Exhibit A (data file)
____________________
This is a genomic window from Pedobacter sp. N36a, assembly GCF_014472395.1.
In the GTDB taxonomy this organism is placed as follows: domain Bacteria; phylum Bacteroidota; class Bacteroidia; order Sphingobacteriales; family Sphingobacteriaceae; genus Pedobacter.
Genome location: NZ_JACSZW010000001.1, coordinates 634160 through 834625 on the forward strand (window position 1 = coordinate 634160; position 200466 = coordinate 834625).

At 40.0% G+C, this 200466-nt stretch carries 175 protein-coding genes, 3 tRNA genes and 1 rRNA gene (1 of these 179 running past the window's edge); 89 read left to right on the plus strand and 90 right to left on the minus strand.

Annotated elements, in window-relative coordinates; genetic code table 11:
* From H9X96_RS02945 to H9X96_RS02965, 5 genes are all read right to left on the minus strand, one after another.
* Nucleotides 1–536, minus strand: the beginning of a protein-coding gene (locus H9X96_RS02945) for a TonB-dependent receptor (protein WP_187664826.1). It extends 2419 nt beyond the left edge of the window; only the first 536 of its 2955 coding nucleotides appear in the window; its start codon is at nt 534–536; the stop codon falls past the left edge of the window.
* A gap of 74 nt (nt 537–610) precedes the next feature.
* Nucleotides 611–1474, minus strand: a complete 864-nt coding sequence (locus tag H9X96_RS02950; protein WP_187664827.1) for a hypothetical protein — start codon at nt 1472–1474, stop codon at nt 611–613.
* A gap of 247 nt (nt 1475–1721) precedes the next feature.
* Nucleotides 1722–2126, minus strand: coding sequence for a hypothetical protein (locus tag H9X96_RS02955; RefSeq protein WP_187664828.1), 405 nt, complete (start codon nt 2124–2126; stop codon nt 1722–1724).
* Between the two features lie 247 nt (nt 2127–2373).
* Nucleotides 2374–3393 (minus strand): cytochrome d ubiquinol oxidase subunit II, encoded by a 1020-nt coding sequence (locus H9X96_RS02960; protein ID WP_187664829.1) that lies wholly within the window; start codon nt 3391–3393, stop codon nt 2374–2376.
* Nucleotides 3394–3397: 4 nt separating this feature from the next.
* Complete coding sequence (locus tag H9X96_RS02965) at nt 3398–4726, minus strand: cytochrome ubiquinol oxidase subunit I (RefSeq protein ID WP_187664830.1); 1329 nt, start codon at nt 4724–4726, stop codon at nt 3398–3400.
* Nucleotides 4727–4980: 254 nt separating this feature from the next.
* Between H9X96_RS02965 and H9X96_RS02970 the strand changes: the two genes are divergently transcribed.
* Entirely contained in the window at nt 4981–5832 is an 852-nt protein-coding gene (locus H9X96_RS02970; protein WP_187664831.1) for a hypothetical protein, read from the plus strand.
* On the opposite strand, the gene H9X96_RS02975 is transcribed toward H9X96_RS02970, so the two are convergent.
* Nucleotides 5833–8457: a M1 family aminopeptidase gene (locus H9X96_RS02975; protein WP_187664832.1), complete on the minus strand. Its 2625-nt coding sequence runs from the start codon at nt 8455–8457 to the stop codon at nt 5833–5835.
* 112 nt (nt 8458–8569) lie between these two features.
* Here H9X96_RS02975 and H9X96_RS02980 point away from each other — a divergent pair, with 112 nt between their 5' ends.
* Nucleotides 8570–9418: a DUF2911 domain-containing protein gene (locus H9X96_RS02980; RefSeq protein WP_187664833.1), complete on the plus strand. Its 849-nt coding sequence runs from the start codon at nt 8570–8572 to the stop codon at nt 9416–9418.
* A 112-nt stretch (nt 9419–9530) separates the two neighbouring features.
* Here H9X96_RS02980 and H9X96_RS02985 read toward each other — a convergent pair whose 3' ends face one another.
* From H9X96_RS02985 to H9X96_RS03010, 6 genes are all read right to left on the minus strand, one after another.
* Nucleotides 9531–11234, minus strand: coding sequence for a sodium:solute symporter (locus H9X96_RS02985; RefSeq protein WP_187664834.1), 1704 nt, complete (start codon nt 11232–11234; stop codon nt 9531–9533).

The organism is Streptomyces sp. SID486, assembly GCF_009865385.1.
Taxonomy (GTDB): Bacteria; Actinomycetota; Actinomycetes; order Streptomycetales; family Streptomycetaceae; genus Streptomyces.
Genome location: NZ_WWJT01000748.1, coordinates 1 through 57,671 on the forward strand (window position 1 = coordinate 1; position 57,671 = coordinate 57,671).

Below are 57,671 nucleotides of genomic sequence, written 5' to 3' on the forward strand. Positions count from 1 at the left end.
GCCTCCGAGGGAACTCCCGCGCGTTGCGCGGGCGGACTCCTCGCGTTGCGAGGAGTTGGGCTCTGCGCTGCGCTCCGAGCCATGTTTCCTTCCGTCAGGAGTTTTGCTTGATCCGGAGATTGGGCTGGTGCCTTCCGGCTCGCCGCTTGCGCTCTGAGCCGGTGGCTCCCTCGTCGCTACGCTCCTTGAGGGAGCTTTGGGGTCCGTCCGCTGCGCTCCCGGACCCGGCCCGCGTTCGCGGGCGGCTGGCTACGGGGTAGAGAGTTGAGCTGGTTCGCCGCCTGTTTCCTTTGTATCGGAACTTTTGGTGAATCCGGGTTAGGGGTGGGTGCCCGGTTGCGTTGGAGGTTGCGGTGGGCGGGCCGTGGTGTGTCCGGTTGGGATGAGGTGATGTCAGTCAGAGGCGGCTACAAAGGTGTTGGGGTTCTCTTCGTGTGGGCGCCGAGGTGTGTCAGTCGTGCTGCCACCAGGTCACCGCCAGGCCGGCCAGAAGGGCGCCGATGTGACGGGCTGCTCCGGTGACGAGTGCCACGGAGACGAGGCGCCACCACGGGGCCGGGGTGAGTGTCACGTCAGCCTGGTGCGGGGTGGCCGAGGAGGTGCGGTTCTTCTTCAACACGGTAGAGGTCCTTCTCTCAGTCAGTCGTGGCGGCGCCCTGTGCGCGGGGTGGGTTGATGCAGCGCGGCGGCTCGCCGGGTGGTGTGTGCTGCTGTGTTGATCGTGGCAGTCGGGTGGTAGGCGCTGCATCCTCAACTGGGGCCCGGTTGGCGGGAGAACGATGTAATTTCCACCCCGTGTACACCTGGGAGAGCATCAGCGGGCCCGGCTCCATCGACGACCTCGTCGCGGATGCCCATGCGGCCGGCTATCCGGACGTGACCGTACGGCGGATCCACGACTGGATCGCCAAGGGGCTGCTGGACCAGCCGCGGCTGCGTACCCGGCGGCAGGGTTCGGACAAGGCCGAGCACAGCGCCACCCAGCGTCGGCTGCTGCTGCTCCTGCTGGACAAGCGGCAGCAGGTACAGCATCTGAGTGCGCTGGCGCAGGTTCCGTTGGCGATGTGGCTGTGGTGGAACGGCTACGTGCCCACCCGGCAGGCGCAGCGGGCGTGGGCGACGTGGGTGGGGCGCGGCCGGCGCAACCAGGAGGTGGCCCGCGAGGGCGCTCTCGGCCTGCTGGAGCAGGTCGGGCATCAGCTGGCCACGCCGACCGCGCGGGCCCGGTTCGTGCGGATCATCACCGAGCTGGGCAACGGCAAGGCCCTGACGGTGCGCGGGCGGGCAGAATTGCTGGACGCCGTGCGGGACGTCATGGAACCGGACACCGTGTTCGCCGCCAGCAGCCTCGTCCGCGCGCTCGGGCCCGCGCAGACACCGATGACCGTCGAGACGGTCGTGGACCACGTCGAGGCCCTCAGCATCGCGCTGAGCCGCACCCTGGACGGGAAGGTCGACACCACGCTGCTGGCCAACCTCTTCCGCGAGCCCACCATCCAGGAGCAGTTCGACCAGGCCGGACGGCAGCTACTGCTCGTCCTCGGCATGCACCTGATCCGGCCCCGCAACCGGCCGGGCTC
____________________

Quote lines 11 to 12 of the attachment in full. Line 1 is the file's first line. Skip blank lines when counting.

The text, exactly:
* Nucleotides 1722–2126, minus strand: coding sequence for a hypothetical protein (locus tag H9X96_RS02955; RefSeq protein WP_187664828.1), 405 nt, complete (start codon nt 2124–2126; stop codon nt 1722–1724).
* Between the two features lie 247 nt (nt 2127–2373).